I've discovered that perpetual intensive inbreeding expecting perfection some day is not only very expensive, it is an impossible dream which ultimately will be a path leading to extinction. And it is certainly against the rule of natural law's efforts to sustain adaptable biodiversity via its mutations and distributions. So what is...is, and besides that.we would never know what perfection was without imperfections and if everything was perfect in our Garden of Eden, how boring it would be with nothing left for any of us to do.....living in a garden without any forbidden fruit or anything to be thankful for Very Happy .....finally acknowledging that we have to have poor cattle, sickness and death in order to appreciate good cattle, health and life. .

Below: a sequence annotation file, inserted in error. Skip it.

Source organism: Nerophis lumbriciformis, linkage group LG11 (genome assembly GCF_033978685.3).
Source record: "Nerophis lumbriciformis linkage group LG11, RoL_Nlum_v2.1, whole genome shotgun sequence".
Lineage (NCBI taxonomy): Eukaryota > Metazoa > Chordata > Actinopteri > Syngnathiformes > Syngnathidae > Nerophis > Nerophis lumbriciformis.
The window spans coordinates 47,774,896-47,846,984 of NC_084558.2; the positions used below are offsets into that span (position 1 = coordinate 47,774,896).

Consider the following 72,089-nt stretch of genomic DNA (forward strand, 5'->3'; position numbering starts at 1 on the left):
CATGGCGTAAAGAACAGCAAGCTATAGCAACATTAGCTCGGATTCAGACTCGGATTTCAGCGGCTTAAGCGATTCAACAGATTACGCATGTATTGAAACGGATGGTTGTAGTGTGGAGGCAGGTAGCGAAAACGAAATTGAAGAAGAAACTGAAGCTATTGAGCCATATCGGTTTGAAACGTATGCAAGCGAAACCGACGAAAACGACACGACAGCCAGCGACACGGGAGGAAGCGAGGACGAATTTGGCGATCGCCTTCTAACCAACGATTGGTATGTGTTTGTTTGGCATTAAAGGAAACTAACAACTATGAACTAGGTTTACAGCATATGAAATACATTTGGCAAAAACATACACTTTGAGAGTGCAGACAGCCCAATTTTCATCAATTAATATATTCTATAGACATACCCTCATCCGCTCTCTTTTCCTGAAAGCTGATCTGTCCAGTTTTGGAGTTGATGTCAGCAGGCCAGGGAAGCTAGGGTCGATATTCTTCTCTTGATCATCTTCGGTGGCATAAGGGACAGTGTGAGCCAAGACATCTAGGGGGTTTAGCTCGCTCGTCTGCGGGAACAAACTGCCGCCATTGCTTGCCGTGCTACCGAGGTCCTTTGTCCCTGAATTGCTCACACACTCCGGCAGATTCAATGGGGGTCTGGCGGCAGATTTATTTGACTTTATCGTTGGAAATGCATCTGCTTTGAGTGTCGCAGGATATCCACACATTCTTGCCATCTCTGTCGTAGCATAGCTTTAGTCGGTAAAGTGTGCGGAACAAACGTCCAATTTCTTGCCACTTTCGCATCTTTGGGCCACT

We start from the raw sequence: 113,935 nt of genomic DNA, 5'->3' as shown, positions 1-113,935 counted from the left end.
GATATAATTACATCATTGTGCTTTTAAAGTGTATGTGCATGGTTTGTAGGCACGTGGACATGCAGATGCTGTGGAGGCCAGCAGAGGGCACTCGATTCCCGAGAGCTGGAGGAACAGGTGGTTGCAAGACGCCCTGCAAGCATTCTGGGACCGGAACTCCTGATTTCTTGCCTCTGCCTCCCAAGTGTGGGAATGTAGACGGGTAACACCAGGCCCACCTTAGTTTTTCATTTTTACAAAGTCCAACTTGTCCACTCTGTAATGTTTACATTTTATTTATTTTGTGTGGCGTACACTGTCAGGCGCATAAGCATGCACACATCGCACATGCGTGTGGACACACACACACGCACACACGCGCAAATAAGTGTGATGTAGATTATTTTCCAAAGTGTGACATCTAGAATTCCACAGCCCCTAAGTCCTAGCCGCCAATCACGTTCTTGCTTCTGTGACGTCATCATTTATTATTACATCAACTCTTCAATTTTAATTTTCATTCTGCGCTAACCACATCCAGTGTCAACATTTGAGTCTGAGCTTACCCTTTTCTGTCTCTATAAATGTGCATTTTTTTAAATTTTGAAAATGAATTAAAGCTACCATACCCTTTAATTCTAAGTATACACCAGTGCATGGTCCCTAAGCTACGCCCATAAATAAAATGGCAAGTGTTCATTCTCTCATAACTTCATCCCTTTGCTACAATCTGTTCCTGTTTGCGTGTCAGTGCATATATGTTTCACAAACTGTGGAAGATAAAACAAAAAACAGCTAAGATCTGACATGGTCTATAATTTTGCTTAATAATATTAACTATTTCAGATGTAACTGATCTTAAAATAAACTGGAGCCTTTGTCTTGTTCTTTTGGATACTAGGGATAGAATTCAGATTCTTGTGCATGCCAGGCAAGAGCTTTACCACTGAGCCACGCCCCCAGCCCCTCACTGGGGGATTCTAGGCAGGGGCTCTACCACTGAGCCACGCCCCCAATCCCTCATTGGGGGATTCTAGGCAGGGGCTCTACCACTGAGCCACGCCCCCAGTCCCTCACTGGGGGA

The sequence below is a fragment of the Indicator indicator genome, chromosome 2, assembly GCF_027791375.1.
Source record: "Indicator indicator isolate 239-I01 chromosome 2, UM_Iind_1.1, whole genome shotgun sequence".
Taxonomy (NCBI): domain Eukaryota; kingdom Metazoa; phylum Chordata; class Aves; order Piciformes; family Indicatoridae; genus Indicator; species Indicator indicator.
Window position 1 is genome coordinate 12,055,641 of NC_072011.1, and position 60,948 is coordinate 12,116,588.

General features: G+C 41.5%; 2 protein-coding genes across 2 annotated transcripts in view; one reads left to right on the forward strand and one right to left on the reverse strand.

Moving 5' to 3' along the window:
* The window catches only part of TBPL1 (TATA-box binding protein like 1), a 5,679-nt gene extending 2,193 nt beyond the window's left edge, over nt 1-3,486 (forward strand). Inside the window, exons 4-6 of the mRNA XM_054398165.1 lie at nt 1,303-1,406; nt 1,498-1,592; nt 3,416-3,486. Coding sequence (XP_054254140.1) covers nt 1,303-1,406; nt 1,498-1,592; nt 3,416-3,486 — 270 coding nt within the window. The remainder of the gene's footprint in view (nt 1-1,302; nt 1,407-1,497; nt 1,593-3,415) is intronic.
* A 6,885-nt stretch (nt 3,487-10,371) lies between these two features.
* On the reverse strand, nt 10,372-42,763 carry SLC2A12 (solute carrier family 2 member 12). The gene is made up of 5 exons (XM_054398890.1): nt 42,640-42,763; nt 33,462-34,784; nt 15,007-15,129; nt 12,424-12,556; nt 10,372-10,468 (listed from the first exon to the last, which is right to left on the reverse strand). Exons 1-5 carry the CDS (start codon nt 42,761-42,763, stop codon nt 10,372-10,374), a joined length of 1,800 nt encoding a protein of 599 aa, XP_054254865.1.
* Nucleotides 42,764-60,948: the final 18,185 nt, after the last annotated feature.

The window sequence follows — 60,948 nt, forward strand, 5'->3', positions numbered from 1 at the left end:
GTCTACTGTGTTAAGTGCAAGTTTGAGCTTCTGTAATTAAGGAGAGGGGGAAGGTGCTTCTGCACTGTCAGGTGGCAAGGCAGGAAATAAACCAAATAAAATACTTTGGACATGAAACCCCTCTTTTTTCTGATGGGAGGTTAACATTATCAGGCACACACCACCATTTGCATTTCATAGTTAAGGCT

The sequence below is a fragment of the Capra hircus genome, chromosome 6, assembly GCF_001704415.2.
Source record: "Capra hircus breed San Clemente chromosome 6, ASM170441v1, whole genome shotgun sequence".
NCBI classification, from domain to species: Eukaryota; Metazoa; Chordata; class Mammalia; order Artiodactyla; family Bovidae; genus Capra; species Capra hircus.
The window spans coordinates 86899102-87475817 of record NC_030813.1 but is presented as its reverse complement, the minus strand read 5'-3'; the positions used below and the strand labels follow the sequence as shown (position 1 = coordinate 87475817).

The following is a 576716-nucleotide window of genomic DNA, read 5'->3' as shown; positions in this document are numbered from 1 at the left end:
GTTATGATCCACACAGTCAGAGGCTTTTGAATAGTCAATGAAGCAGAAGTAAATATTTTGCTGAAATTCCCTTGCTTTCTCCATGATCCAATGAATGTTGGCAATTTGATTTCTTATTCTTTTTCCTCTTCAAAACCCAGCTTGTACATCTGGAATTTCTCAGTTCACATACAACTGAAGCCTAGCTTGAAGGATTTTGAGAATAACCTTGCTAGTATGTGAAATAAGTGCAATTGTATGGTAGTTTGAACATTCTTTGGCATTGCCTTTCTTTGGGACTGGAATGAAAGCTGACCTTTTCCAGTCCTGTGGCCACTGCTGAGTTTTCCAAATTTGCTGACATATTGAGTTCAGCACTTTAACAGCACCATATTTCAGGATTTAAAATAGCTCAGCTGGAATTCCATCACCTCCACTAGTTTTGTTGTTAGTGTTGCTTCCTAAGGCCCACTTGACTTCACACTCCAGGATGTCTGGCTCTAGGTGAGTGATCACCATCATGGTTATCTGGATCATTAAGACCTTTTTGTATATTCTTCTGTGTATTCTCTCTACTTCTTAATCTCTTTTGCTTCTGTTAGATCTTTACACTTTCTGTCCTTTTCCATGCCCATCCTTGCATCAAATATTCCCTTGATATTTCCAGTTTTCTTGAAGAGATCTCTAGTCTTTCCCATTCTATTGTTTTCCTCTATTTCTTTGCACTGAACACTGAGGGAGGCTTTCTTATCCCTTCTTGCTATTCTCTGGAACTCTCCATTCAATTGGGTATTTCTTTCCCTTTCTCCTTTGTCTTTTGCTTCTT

So we'll always have plenty left to do. MK said,
"this one line says plenty; and I think we know why the following is true:..."We have not focused on maternal and paternal lines...we have spent far too much time trying to blur those lines rather than utilize the differences."Well, I suppose we should be thankful for this circumstance cause if idle hands are the devil's playground, it gives us more to do to keep us out of trouble..... Very Happy cheers .


LL starring in "Its a Wonderful Life" adding lights to Tom's Christmas tree, whistling "Dixie" while I work to reduce the monotony among the KC elves in Santa's workshop jus' tryin' ta keep'em busy building unique TruLine Playhouses for all the wonderful females in our herds who haven't been naughty.....but nice. .
cheers
Back to top Go down
MKeeney
Admin


Posts : 4007
Join date : 2010-09-21